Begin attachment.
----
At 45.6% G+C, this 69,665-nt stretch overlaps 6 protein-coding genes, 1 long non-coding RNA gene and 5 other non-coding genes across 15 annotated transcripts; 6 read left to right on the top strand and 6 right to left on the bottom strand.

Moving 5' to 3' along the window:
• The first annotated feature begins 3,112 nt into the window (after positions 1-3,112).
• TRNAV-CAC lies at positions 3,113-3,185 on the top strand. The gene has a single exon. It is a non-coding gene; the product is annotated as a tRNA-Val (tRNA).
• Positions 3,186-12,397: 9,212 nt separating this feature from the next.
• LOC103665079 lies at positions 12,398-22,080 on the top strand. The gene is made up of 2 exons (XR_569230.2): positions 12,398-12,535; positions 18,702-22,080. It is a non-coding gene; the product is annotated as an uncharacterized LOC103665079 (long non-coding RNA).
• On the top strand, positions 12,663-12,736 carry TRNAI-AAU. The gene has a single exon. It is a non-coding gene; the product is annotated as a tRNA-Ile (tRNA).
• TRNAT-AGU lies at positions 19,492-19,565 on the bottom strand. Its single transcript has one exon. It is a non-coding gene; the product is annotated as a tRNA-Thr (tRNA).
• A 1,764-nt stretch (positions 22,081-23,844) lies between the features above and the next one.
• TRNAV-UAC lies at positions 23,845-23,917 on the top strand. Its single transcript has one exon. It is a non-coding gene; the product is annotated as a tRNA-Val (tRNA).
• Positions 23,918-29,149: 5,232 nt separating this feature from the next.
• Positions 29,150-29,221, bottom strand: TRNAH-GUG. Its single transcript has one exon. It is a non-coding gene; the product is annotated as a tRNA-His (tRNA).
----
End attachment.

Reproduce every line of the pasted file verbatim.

At 45.6% G+C, this 69,665-nt stretch overlaps 6 protein-coding genes, 1 long non-coding RNA gene and 5 other non-coding genes across 15 annotated transcripts; 6 read left to right on the top strand and 6 right to left on the bottom strand.

Moving 5' to 3' along the window:
• The first annotated feature begins 3,112 nt into the window (after positions 1-3,112).
• TRNAV-CAC lies at positions 3,113-3,185 on the top strand. The gene has a single exon. It is a non-coding gene; the product is annotated as a tRNA-Val (tRNA).
• Positions 3,186-12,397: 9,212 nt separating this feature from the next.
• LOC103665079 lies at positions 12,398-22,080 on the top strand. The gene is made up of 2 exons (XR_569230.2): positions 12,398-12,535; positions 18,702-22,080. It is a non-coding gene; the product is annotated as an uncharacterized LOC103665079 (long non-coding RNA).
• On the top strand, positions 12,663-12,736 carry TRNAI-AAU. The gene has a single exon. It is a non-coding gene; the product is annotated as a tRNA-Ile (tRNA).
• TRNAT-AGU lies at positions 19,492-19,565 on the bottom strand. Its single transcript has one exon. It is a non-coding gene; the product is annotated as a tRNA-Thr (tRNA).
• A 1,764-nt stretch (positions 22,081-23,844) lies between the features above and the next one.
• TRNAV-UAC lies at positions 23,845-23,917 on the top strand. Its single transcript has one exon. It is a non-coding gene; the product is annotated as a tRNA-Val (tRNA).
• Positions 23,918-29,149: 5,232 nt separating this feature from the next.
• Positions 29,150-29,221, bottom strand: TRNAH-GUG. Its single transcript has one exon. It is a non-coding gene; the product is annotated as a tRNA-His (tRNA).